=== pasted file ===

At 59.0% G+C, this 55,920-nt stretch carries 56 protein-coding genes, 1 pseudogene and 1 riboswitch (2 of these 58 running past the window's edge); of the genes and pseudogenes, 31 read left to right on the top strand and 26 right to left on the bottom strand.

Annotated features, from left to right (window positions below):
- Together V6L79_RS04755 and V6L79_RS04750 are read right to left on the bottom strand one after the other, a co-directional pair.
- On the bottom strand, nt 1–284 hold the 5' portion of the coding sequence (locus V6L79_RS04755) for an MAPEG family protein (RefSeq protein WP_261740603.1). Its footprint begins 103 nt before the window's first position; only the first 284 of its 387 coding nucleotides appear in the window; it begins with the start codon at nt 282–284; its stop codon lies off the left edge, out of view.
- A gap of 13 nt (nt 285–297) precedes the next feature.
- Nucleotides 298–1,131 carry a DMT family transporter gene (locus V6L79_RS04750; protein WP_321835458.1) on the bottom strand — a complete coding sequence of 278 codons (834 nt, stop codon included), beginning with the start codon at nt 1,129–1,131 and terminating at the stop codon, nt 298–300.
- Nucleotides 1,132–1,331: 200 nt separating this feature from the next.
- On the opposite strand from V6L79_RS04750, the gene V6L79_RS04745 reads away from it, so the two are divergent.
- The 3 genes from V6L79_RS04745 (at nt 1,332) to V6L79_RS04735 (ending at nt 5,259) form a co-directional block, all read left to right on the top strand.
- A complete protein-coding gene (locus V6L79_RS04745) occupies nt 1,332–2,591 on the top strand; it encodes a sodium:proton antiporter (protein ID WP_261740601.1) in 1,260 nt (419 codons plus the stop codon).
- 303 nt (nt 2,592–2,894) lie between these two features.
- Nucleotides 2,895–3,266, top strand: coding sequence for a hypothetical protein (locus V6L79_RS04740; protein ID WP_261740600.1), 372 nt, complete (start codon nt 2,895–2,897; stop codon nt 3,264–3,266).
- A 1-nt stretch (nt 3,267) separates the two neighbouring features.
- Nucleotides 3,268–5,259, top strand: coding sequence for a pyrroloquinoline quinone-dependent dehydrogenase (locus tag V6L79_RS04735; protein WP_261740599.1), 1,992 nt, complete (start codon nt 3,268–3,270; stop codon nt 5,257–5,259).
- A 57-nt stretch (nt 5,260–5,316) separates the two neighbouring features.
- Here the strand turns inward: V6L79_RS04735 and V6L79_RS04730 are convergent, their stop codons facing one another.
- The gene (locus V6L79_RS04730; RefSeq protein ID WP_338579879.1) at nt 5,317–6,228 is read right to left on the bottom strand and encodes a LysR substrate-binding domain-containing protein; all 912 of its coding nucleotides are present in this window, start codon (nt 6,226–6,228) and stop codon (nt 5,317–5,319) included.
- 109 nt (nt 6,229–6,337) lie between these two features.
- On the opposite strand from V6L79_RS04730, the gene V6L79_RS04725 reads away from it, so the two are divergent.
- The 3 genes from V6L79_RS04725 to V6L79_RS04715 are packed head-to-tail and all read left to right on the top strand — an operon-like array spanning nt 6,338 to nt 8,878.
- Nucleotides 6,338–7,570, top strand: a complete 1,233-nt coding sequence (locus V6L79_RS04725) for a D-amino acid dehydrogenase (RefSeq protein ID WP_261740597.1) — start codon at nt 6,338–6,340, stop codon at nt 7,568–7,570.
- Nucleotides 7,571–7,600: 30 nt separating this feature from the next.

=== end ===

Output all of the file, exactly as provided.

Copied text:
At 59.0% G+C, this 55,920-nt stretch carries 56 protein-coding genes, 1 pseudogene and 1 riboswitch (2 of these 58 running past the window's edge); of the genes and pseudogenes, 31 read left to right on the top strand and 26 right to left on the bottom strand.

Annotated features, from left to right (window positions below):
- Together V6L79_RS04755 and V6L79_RS04750 are read right to left on the bottom strand one after the other, a co-directional pair.
- On the bottom strand, nt 1–284 hold the 5' portion of the coding sequence (locus V6L79_RS04755) for an MAPEG family protein (RefSeq protein WP_261740603.1). Its footprint begins 103 nt before the window's first position; only the first 284 of its 387 coding nucleotides appear in the window; it begins with the start codon at nt 282–284; its stop codon lies off the left edge, out of view.
- A gap of 13 nt (nt 285–297) precedes the next feature.
- Nucleotides 298–1,131 carry a DMT family transporter gene (locus V6L79_RS04750; protein WP_321835458.1) on the bottom strand — a complete coding sequence of 278 codons (834 nt, stop codon included), beginning with the start codon at nt 1,129–1,131 and terminating at the stop codon, nt 298–300.
- Nucleotides 1,132–1,331: 200 nt separating this feature from the next.
- On the opposite strand from V6L79_RS04750, the gene V6L79_RS04745 reads away from it, so the two are divergent.
- The 3 genes from V6L79_RS04745 (at nt 1,332) to V6L79_RS04735 (ending at nt 5,259) form a co-directional block, all read left to right on the top strand.
- A complete protein-coding gene (locus V6L79_RS04745) occupies nt 1,332–2,591 on the top strand; it encodes a sodium:proton antiporter (protein ID WP_261740601.1) in 1,260 nt (419 codons plus the stop codon).
- 303 nt (nt 2,592–2,894) lie between these two features.
- Nucleotides 2,895–3,266, top strand: coding sequence for a hypothetical protein (locus V6L79_RS04740; protein ID WP_261740600.1), 372 nt, complete (start codon nt 2,895–2,897; stop codon nt 3,264–3,266).
- A 1-nt stretch (nt 3,267) separates the two neighbouring features.
- Nucleotides 3,268–5,259, top strand: coding sequence for a pyrroloquinoline quinone-dependent dehydrogenase (locus tag V6L79_RS04735; protein WP_261740599.1), 1,992 nt, complete (start codon nt 3,268–3,270; stop codon nt 5,257–5,259).
- A 57-nt stretch (nt 5,260–5,316) separates the two neighbouring features.
- Here the strand turns inward: V6L79_RS04735 and V6L79_RS04730 are convergent, their stop codons facing one another.
- The gene (locus V6L79_RS04730; RefSeq protein ID WP_338579879.1) at nt 5,317–6,228 is read right to left on the bottom strand and encodes a LysR substrate-binding domain-containing protein; all 912 of its coding nucleotides are present in this window, start codon (nt 6,226–6,228) and stop codon (nt 5,317–5,319) included.
- 109 nt (nt 6,229–6,337) lie between these two features.
- On the opposite strand from V6L79_RS04730, the gene V6L79_RS04725 reads away from it, so the two are divergent.
- The 3 genes from V6L79_RS04725 to V6L79_RS04715 are packed head-to-tail and all read left to right on the top strand — an operon-like array spanning nt 6,338 to nt 8,878.
- Nucleotides 6,338–7,570, top strand: a complete 1,233-nt coding sequence (locus V6L79_RS04725) for a D-amino acid dehydrogenase (RefSeq protein ID WP_261740597.1) — start codon at nt 6,338–6,340, stop codon at nt 7,568–7,570.
- Nucleotides 7,571–7,600: 30 nt separating this feature from the next.